Welcome to the Internet! In this section I'll be answering a few basic questions about what the Internet is and how it works, a few suggestions for making your travels go more smoothly and offering a few links to other "Internet Tutorials".
What is the Internet?
Basically, the Internet is lots and lots of computers all connected together by phone lines. When your computer is connected it is said to be "Online". You can interact with all those other computers in a number of ways on the Internet. You can send and receive E-mail, you can download programs and files to your computer from FTP sites (File Transfer Protocol sites are like libraries of computer files), you can read and post messages in Newsgroups or on bulletin boards, you can even chat live with other people connected at the same time, and of course, you can browse the World Wide Web or create web pages of your own.
What is an Online Service?
Online Services like America Online or Compuserve are slightly different from the Internet in that they offer their own content and services for their members. You can access all of the Internet through America Online but unless you are a member you can't access America Online's content from the Internet.
What is an Internet Service Provider (ISP) ?
Internet Service Providers generally don't have any content of their own, they simply provide you with a connection to the Internet at large.
What is The World Wide Web?
The World Wide Web is a part of the Internet that uses Hyper Text Markup Language (HTML) to display documents. HTML allows documents to be linked together so that when you click on a link it will take you to another document. The original purpose of this was so that the references and foot notes of academic research papers could be linked to the original without having to go and look them up.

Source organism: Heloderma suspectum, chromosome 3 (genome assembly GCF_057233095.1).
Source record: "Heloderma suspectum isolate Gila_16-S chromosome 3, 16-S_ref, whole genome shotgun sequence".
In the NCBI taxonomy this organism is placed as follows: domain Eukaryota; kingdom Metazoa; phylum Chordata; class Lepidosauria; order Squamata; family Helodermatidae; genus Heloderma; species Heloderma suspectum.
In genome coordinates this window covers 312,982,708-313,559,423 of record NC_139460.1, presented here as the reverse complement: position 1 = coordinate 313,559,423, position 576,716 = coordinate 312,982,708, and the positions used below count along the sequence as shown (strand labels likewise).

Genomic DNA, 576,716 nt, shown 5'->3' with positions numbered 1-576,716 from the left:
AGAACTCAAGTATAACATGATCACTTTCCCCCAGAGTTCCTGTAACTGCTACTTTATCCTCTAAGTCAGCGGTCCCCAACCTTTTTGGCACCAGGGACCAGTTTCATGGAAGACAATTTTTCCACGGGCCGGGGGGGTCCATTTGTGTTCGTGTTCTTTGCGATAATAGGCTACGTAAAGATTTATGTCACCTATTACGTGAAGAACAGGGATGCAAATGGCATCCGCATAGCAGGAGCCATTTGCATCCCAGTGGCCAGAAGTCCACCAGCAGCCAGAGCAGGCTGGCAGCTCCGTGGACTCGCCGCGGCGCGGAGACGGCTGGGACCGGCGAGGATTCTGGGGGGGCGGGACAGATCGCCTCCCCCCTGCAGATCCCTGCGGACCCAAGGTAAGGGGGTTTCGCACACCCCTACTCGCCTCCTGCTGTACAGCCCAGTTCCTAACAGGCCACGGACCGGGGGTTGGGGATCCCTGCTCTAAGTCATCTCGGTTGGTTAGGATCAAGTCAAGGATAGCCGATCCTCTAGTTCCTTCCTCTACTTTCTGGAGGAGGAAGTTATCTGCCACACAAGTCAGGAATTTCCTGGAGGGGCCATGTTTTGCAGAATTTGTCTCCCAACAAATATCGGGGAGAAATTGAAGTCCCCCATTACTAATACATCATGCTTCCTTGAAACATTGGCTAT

How does the Web work?
When you launch your Web Browser (Netscape or Internet Explorer for example) it sends a message to the computer that hosts (stores the files for) your home page, (The page that comes up first when you launch your browser) and requests the files that make up the page. These are usually a few pictures and an HTML document. Your browser downloads these onto your computer and then reads the HTML document which tells it where to put the text and pictures on your screen. If you then click on a link to another web site, the browser reads the address of that link from the HTML document and calls up the computer where the other sites files are stored, and so on.
What is a "Home Page" ?
This can be a bit confusing because the term has come to mean many things. It can mean the default page that comes up when you launch you web browser. (You can change the default to whatever page you like in the preferences, mine is set to open with The Crafts Fair Online). But Home Page can also mean the "main" page of a large web site or it can mean someone's "personal" home page.
What's a URL?
URL stands for Universal Resource Locator, it's the address of a Web site and usually begins with http://www.etc or just www. It is different from an E-mail address which usually looks something like thepersonsname@theirserviceprovider. The @ symbol is a giveaway that its an E-mail address and not a web address.
What are those funny symbols like :-) that people use in E-mail?
Because it can be difficult to express some of the subtleties of talking in this pure text world, people have developed "Emoticons" or "Smileys" to enhance the words.
Smileys are little faces turned sideways, turn your head to the left. The standard one is-
:-) just to say you are smiling while writing this. Then there's a wink like this-
;-) as if to say "If you know what I mean". A frown-
:-( to say I'm not happy while writing this.
You can even blow a kiss-
Or give a hug-
Then there are a few abbreviations you should know-
<g> grin (This is used a lot if your teasing someone and want to be sure they know you are just joking.)
<G> big grin
<EG> evil grin
<VEG> very evil grin
<LOL> laughing out loud
<LOLROF> laughing out loud, rolling on floor or,
<LOLHOD> laughing out loud head on desk
<BRB> be right back
<TTYL> talk to you later
<HTH> hope this helps
<AFK> away from keyboard
<GMTA> Great minds think alike. (When you both type the same thing at the same time.)
Oh, one bit of advice, don't write in all capital letters, it's considered SHOUTING.
Here are a few other sites with more Beginner's help-
Net For Beginners
PBS Internet Guide
Netscape Beginners Guide